ABOUT THE MEDITATION
This week’s meditation session is led by Michel Pascal and the theme is: Love.
The guided meditation begins at 25:22.
For centuries Himalayan practitioners have used meditation to quiet the mind, open the heart, calm the nervous system, and increase focus. Now Western scientists, business leaders, and the secular world have embraced meditation as a vital tool for brain health.
Whether you’re a beginner, a dabbler, or a skilled meditator seeking the company of others, join expert teachers in a forty-five-minute weekly program designed to fit into your lunch break. Each session will be inspired by a different work of art from the Rubin Museum’s collection and will include an opening talk, a twenty-minute meditation session, and a closing discussion.
Ratnasambhava is one of the Buddhas of the Five Families. Each Buddha is associated with a cardinal direction. You can discover more about them in the Rubin’s Mandala Lab.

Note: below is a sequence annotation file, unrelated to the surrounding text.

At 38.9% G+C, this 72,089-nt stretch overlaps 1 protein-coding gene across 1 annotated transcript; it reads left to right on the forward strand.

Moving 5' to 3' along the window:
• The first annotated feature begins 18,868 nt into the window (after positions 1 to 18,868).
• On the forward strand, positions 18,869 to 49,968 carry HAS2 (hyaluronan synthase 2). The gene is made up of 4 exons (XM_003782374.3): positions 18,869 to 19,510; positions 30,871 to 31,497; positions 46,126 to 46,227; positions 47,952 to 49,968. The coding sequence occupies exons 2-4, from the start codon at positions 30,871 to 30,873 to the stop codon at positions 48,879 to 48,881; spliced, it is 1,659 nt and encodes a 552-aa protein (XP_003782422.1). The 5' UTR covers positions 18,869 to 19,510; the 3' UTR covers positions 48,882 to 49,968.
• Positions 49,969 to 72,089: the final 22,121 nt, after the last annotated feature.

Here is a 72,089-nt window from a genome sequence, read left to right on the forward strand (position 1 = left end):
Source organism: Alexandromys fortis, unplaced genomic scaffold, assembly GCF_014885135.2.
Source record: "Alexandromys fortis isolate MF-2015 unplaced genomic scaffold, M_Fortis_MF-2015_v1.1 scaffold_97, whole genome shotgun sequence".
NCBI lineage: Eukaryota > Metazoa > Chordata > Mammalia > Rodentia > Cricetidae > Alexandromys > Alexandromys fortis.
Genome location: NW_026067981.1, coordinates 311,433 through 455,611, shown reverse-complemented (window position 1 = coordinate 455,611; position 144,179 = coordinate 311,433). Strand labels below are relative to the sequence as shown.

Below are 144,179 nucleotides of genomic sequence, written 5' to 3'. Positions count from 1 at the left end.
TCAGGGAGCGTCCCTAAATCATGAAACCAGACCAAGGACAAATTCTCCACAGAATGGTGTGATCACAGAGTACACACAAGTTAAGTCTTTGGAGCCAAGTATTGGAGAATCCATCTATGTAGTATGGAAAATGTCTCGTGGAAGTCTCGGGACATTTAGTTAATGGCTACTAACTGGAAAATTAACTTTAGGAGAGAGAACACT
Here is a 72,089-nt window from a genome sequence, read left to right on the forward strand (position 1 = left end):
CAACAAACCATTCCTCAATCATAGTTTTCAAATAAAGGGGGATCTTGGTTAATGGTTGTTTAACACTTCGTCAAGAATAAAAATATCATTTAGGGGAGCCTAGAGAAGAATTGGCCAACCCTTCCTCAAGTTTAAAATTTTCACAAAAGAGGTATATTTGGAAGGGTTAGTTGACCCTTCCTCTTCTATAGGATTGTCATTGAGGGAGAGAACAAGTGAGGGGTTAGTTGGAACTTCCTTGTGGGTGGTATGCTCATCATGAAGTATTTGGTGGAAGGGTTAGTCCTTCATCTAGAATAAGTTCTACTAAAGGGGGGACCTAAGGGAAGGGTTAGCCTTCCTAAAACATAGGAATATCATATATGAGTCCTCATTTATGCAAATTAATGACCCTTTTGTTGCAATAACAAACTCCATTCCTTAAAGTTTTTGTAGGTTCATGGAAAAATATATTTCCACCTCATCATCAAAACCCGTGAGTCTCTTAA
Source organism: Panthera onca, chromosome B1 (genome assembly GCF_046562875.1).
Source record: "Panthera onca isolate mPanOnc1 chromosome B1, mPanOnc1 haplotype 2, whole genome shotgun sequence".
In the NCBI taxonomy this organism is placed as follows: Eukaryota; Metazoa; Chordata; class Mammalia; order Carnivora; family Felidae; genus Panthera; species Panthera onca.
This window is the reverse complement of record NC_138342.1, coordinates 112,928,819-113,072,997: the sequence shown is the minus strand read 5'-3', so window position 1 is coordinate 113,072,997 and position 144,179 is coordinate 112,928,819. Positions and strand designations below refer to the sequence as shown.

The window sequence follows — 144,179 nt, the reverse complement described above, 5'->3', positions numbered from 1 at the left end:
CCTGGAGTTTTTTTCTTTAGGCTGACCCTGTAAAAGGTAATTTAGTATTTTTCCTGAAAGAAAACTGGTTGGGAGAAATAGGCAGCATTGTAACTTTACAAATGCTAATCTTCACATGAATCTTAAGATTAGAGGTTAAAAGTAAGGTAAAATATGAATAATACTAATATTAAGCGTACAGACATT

Ratnasambhava presides over the southern direction. He is associated with overcoming pride and developing equanimity, and his identifying characteristics include his luminous golden complexion.
This work dating from the 13th century is an example of an early Tibetan sculpture. The word Ratna means “jewel” and Ratnasambhava is affiliated with the jewel family. As we gaze upon him, let us open our hearts to more fully embody love.
ABOUT THE SPEAKER
Michel Pascal, a meditation teacher for 25 years, has led successful programs for prisoners, which help prevent suicides and reduce reoffending. He’s written 20 books on spirituality, including Meditation for Daily Stress: 10 Practices for Immediate Well-being. Known as “The Medicine Voice,” he’s performed at Carnegie Hall and played at the Peace Day Concert in Times Square in September 2023. In December 2023 he presented his methods at the United Nations.
This program is presented in partnership with Sharon Salzberg and teachers from the New York Insight Meditation Center, the Interdependence Project, and Parabola Magazine and supported by the Frederick P. Lenz Foundation for American Buddhism.